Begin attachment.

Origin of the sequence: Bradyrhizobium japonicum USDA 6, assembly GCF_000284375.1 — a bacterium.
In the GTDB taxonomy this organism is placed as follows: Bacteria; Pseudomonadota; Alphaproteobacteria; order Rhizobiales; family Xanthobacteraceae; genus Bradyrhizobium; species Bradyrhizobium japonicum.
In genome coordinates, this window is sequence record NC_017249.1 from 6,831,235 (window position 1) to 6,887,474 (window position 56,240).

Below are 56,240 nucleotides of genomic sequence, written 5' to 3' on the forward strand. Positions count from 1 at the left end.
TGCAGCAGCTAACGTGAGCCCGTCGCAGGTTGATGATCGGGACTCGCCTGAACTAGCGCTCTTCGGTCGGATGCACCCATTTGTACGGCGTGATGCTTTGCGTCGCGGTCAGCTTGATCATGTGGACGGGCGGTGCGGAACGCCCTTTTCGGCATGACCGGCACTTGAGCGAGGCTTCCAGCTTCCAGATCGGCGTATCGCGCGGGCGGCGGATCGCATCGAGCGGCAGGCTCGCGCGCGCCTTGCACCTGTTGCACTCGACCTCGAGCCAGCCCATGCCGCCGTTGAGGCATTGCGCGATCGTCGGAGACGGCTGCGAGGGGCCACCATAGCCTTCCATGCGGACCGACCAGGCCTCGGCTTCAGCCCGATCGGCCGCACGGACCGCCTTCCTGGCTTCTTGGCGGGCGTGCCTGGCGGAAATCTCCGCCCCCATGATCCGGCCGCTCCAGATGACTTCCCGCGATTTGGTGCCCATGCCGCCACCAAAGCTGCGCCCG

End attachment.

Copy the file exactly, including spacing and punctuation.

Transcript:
Origin of the sequence: Bradyrhizobium japonicum USDA 6, assembly GCF_000284375.1 — a bacterium.
In the GTDB taxonomy this organism is placed as follows: Bacteria; Pseudomonadota; Alphaproteobacteria; order Rhizobiales; family Xanthobacteraceae; genus Bradyrhizobium; species Bradyrhizobium japonicum.
In genome coordinates, this window is sequence record NC_017249.1 from 6,831,235 (window position 1) to 6,887,474 (window position 56,240).

Below are 56,240 nucleotides of genomic sequence, written 5' to 3' on the forward strand. Positions count from 1 at the left end.
TGCAGCAGCTAACGTGAGCCCGTCGCAGGTTGATGATCGGGACTCGCCTGAACTAGCGCTCTTCGGTCGGATGCACCCATTTGTACGGCGTGATGCTTTGCGTCGCGGTCAGCTTGATCATGTGGACGGGCGGTGCGGAACGCCCTTTTCGGCATGACCGGCACTTGAGCGAGGCTTCCAGCTTCCAGATCGGCGTATCGCGCGGGCGGCGGATCGCATCGAGCGGCAGGCTCGCGCGCGCCTTGCACCTGTTGCACTCGACCTCGAGCCAGCCCATGCCGCCGTTGAGGCATTGCGCGATCGTCGGAGACGGCTGCGAGGGGCCACCATAGCCTTCCATGCGGACCGACCAGGCCTCGGCTTCAGCCCGATCGGCCGCACGGACCGCCTTCCTGGCTTCTTGGCGGGCGTGCCTGGCGGAAATCTCCGCCCCCATGATCCGGCCGCTCCAGATGACTTCCCGCGATTTGGTGCCCATGCCGCCACCAAAGCTGCGCCCG